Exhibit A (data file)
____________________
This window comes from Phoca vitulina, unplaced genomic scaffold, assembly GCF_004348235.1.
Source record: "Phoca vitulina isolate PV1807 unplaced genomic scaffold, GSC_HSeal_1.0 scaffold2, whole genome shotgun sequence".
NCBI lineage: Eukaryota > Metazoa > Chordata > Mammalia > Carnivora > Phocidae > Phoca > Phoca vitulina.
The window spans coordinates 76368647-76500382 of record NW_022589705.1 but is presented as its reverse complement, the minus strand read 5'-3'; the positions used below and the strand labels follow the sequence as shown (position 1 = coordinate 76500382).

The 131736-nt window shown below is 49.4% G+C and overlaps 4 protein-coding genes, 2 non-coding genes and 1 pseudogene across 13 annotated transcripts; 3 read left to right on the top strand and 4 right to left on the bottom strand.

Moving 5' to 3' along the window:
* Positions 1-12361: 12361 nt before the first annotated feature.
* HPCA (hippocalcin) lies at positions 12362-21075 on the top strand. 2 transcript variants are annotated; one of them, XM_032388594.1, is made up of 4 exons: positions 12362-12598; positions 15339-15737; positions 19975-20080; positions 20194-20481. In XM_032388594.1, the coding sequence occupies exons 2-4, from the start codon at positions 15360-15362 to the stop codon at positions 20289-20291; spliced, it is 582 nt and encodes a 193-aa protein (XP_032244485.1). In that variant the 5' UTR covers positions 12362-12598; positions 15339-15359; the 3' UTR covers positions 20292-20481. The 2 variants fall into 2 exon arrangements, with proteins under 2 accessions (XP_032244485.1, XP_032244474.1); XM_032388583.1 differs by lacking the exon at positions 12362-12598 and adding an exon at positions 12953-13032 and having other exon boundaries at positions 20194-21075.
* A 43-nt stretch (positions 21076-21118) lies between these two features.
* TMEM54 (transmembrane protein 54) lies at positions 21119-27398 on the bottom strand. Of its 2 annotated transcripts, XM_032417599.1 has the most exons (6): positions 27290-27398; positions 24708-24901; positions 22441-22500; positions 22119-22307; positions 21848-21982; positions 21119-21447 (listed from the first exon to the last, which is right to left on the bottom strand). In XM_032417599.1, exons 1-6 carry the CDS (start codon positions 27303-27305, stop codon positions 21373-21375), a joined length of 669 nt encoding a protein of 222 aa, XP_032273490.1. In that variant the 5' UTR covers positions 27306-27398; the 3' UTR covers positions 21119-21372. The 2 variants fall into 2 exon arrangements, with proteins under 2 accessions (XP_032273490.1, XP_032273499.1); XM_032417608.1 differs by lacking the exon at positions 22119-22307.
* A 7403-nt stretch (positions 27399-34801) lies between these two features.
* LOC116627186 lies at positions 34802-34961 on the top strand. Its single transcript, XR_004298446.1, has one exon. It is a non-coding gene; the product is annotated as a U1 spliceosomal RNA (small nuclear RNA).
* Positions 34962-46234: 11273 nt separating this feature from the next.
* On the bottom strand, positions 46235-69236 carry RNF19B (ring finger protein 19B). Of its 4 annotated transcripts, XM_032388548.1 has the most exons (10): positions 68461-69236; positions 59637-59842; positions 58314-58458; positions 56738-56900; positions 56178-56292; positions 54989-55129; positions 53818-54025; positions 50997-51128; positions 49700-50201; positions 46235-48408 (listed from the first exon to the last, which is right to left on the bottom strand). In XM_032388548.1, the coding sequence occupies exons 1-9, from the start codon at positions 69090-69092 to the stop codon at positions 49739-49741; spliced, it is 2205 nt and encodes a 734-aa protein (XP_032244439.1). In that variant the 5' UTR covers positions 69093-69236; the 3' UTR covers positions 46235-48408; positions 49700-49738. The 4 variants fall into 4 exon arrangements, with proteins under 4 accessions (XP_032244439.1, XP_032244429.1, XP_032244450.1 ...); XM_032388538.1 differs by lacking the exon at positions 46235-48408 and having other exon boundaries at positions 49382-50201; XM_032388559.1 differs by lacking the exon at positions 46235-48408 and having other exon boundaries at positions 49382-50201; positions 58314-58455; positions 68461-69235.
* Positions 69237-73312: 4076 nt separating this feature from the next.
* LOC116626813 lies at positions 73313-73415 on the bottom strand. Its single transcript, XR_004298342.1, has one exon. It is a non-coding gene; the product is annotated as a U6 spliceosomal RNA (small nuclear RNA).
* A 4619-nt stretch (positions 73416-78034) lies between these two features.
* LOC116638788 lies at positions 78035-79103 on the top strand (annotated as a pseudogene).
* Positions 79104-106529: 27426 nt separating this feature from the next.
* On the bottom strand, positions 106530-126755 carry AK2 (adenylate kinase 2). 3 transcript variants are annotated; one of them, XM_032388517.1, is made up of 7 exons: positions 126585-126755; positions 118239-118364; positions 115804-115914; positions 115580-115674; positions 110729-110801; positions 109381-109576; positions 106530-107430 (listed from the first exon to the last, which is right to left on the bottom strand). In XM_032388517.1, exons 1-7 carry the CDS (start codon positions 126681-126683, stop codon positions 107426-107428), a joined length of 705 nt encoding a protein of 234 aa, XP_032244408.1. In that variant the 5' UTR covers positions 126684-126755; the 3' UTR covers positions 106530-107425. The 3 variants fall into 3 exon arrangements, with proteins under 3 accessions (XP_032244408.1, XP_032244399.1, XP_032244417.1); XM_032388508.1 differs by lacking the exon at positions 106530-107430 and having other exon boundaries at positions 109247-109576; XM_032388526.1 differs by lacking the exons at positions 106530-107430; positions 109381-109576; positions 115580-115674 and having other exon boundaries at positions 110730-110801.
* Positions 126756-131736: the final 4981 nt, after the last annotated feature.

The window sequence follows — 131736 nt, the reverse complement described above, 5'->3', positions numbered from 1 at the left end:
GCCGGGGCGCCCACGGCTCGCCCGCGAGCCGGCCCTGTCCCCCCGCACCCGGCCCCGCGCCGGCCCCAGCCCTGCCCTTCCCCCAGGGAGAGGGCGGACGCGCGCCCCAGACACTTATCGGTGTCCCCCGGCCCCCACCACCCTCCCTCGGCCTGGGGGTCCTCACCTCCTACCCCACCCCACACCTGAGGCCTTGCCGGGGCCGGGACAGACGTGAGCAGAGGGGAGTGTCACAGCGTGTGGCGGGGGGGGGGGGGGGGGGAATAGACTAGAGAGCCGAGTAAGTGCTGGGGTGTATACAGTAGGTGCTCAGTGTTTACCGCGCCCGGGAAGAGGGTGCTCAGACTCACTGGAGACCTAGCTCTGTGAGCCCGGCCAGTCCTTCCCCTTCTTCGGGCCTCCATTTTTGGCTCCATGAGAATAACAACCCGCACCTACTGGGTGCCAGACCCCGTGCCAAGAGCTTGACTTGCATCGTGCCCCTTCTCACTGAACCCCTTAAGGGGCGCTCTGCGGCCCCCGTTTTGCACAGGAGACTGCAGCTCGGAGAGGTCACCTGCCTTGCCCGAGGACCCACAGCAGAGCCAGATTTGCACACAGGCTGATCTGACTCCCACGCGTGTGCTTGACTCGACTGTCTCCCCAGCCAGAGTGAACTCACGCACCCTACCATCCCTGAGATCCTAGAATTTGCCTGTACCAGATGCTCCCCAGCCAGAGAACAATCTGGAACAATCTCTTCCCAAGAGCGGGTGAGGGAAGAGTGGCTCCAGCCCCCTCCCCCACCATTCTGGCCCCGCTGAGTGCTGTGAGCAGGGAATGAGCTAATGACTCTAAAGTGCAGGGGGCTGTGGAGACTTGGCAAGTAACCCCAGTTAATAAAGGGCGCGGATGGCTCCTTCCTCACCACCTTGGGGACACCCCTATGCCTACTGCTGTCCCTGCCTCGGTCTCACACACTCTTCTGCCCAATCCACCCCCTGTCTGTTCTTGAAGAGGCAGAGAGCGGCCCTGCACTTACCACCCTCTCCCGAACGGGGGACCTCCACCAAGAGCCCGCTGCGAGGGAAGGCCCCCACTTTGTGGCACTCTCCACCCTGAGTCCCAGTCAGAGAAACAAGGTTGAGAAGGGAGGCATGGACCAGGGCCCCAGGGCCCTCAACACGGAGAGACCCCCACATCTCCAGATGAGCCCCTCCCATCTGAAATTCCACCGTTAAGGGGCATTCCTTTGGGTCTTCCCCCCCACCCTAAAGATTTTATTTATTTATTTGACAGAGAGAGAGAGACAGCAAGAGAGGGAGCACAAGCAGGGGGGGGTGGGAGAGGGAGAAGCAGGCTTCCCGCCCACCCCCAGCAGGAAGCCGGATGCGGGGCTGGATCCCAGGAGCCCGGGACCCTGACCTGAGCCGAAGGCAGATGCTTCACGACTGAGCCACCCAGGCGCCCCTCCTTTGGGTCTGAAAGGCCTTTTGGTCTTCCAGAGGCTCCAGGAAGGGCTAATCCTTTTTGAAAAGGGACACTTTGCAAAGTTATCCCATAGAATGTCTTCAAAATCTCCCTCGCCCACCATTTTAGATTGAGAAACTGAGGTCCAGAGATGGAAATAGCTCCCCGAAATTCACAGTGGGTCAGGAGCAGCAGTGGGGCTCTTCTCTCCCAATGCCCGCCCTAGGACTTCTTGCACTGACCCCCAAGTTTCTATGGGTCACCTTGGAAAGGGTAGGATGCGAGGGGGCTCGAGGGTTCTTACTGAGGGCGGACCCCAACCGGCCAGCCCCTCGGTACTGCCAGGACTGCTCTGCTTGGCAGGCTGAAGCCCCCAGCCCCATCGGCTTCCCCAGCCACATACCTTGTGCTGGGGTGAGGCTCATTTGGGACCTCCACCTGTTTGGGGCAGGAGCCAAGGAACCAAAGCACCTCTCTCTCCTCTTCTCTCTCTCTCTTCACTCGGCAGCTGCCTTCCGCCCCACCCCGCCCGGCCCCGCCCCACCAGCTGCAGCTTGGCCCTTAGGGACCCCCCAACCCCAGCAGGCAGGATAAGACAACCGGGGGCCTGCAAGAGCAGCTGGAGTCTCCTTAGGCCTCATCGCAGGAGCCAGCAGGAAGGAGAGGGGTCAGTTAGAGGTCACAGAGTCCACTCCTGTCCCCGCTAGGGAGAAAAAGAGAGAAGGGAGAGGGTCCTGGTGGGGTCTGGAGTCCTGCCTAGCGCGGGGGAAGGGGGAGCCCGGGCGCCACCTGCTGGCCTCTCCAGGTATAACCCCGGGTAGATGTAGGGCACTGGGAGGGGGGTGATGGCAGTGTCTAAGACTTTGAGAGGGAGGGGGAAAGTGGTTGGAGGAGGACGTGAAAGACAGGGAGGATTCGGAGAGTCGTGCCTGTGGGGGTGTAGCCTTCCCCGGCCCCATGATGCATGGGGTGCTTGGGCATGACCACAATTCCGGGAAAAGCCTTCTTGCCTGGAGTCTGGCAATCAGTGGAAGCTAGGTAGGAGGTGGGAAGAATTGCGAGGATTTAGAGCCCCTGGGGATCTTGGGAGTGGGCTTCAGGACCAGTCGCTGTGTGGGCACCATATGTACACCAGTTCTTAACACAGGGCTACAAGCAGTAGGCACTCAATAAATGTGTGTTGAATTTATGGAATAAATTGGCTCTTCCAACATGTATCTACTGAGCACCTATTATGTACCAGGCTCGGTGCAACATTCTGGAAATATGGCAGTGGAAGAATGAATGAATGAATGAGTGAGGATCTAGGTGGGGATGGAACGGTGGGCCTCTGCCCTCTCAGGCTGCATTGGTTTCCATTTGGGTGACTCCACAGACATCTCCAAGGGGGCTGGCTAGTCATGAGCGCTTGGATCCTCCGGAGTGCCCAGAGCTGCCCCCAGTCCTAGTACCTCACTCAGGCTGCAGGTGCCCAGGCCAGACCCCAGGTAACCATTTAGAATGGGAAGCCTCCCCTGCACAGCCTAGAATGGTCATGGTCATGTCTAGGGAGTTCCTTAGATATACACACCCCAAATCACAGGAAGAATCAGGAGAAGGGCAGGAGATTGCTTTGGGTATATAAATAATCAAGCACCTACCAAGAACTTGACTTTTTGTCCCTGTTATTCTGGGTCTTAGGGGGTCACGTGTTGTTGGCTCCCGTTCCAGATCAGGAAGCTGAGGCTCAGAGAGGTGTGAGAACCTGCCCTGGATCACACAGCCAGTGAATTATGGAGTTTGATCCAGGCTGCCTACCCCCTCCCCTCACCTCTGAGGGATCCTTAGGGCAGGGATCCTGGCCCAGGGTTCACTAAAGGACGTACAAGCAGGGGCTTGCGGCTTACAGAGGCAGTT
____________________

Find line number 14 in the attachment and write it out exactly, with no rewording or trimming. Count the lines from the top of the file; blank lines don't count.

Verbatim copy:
* On the bottom strand, positions 46235-69236 carry RNF19B (ring finger protein 19B). Of its 4 annotated transcripts, XM_032388548.1 has the most exons (10): positions 68461-69236; positions 59637-59842; positions 58314-58458; positions 56738-56900; positions 56178-56292; positions 54989-55129; positions 53818-54025; positions 50997-51128; positions 49700-50201; positions 46235-48408 (listed from the first exon to the last, which is right to left on the bottom strand). In XM_032388548.1, the coding sequence occupies exons 1-9, from the start codon at positions 69090-69092 to the stop codon at positions 49739-49741; spliced, it is 2205 nt and encodes a 734-aa protein (XP_032244439.1). In that variant the 5' UTR covers positions 69093-69236; the 3' UTR covers positions 46235-48408; positions 49700-49738. The 4 variants fall into 4 exon arrangements, with proteins under 4 accessions (XP_032244439.1, XP_032244429.1, XP_032244450.1 ...); XM_032388538.1 differs by lacking the exon at positions 46235-48408 and having other exon boundaries at positions 49382-50201; XM_032388559.1 differs by lacking the exon at positions 46235-48408 and having other exon boundaries at positions 49382-50201; positions 58314-58455; positions 68461-69235.